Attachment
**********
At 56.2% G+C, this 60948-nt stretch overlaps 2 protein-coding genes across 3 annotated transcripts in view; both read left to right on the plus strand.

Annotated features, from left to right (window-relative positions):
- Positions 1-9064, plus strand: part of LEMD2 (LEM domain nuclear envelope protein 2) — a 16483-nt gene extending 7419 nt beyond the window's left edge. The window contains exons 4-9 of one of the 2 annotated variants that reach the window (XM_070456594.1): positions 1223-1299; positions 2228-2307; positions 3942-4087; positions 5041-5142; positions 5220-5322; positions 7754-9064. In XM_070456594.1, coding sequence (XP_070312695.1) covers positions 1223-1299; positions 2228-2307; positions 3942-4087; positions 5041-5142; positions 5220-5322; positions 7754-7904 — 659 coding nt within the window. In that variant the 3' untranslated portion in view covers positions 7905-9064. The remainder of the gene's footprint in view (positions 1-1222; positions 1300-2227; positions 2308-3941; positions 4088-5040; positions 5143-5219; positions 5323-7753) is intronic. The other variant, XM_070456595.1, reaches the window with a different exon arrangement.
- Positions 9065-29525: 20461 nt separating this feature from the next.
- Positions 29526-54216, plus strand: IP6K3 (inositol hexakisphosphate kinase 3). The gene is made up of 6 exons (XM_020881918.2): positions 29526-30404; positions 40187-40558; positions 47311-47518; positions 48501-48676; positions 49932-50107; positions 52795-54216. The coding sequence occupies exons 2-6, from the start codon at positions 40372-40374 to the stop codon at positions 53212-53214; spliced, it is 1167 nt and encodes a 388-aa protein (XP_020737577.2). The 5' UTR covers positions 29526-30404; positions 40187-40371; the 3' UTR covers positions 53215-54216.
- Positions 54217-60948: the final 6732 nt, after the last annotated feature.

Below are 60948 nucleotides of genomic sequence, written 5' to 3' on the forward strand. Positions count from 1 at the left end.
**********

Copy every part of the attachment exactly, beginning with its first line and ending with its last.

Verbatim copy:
At 56.2% G+C, this 60948-nt stretch overlaps 2 protein-coding genes across 3 annotated transcripts in view; both read left to right on the plus strand.

Annotated features, from left to right (window-relative positions):
- Positions 1-9064, plus strand: part of LEMD2 (LEM domain nuclear envelope protein 2) — a 16483-nt gene extending 7419 nt beyond the window's left edge. The window contains exons 4-9 of one of the 2 annotated variants that reach the window (XM_070456594.1): positions 1223-1299; positions 2228-2307; positions 3942-4087; positions 5041-5142; positions 5220-5322; positions 7754-9064. In XM_070456594.1, coding sequence (XP_070312695.1) covers positions 1223-1299; positions 2228-2307; positions 3942-4087; positions 5041-5142; positions 5220-5322; positions 7754-7904 — 659 coding nt within the window. In that variant the 3' untranslated portion in view covers positions 7905-9064. The remainder of the gene's footprint in view (positions 1-1222; positions 1300-2227; positions 2308-3941; positions 4088-5040; positions 5143-5219; positions 5323-7753) is intronic. The other variant, XM_070456595.1, reaches the window with a different exon arrangement.
- Positions 9065-29525: 20461 nt separating this feature from the next.
- Positions 29526-54216, plus strand: IP6K3 (inositol hexakisphosphate kinase 3). The gene is made up of 6 exons (XM_020881918.2): positions 29526-30404; positions 40187-40558; positions 47311-47518; positions 48501-48676; positions 49932-50107; positions 52795-54216. The coding sequence occupies exons 2-6, from the start codon at positions 40372-40374 to the stop codon at positions 53212-53214; spliced, it is 1167 nt and encodes a 388-aa protein (XP_020737577.2). The 5' UTR covers positions 29526-30404; positions 40187-40371; the 3' UTR covers positions 53215-54216.
- Positions 54217-60948: the final 6732 nt, after the last annotated feature.

Below are 60948 nucleotides of genomic sequence, written 5' to 3' on the forward strand. Positions count from 1 at the left end.